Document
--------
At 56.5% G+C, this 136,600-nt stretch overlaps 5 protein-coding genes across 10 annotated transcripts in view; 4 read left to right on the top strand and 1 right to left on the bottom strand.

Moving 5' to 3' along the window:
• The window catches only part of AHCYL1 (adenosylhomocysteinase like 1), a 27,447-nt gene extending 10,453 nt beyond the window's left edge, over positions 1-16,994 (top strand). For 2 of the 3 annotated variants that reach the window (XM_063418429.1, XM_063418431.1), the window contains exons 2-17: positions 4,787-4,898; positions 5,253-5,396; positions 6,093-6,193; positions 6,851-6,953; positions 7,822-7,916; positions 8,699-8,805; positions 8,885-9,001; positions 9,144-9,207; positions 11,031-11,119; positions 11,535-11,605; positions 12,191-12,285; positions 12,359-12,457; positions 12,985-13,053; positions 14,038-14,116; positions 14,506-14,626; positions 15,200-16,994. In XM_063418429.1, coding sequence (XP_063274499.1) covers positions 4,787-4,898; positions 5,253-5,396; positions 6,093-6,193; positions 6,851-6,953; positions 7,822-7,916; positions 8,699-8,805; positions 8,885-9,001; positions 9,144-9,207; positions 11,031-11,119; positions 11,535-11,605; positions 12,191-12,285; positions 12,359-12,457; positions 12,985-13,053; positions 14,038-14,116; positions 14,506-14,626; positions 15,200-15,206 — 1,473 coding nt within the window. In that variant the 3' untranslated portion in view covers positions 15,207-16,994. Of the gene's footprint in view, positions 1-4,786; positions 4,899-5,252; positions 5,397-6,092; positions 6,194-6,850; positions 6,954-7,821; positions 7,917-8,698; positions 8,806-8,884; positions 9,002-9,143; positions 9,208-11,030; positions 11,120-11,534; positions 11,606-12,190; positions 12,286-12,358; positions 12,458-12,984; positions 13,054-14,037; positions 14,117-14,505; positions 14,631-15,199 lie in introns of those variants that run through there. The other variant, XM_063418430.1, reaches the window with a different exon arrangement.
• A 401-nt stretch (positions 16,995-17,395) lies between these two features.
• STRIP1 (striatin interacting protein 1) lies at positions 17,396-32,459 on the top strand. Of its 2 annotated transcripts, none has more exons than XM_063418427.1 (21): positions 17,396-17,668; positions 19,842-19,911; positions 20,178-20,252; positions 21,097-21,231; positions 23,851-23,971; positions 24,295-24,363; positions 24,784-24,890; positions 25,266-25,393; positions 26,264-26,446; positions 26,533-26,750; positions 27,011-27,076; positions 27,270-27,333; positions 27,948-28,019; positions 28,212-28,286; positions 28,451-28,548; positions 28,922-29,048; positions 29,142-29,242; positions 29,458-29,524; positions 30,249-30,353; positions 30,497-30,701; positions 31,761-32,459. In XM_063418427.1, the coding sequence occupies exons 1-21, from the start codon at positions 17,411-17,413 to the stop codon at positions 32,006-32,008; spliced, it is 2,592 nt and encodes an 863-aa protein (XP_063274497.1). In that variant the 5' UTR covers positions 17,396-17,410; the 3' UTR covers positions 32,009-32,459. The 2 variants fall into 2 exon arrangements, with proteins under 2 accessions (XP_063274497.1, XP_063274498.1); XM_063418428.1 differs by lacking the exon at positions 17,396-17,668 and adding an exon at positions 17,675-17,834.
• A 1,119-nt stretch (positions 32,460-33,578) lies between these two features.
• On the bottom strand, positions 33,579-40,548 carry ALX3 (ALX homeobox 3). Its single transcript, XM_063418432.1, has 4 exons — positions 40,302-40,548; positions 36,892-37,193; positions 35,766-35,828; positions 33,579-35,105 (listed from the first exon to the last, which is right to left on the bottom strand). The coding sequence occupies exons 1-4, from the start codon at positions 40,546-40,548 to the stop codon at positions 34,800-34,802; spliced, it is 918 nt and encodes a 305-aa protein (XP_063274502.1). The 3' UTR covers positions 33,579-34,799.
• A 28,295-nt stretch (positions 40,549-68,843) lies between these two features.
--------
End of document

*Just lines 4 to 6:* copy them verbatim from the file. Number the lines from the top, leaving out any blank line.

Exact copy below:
• A 401-nt stretch (positions 16,995-17,395) lies between these two features.
• STRIP1 (striatin interacting protein 1) lies at positions 17,396-32,459 on the top strand. Of its 2 annotated transcripts, none has more exons than XM_063418427.1 (21): positions 17,396-17,668; positions 19,842-19,911; positions 20,178-20,252; positions 21,097-21,231; positions 23,851-23,971; positions 24,295-24,363; positions 24,784-24,890; positions 25,266-25,393; positions 26,264-26,446; positions 26,533-26,750; positions 27,011-27,076; positions 27,270-27,333; positions 27,948-28,019; positions 28,212-28,286; positions 28,451-28,548; positions 28,922-29,048; positions 29,142-29,242; positions 29,458-29,524; positions 30,249-30,353; positions 30,497-30,701; positions 31,761-32,459. In XM_063418427.1, the coding sequence occupies exons 1-21, from the start codon at positions 17,411-17,413 to the stop codon at positions 32,006-32,008; spliced, it is 2,592 nt and encodes an 863-aa protein (XP_063274497.1). In that variant the 5' UTR covers positions 17,396-17,410; the 3' UTR covers positions 32,009-32,459. The 2 variants fall into 2 exon arrangements, with proteins under 2 accessions (XP_063274497.1, XP_063274498.1); XM_063418428.1 differs by lacking the exon at positions 17,396-17,668 and adding an exon at positions 17,675-17,834.
• A 1,119-nt stretch (positions 32,460-33,578) lies between these two features.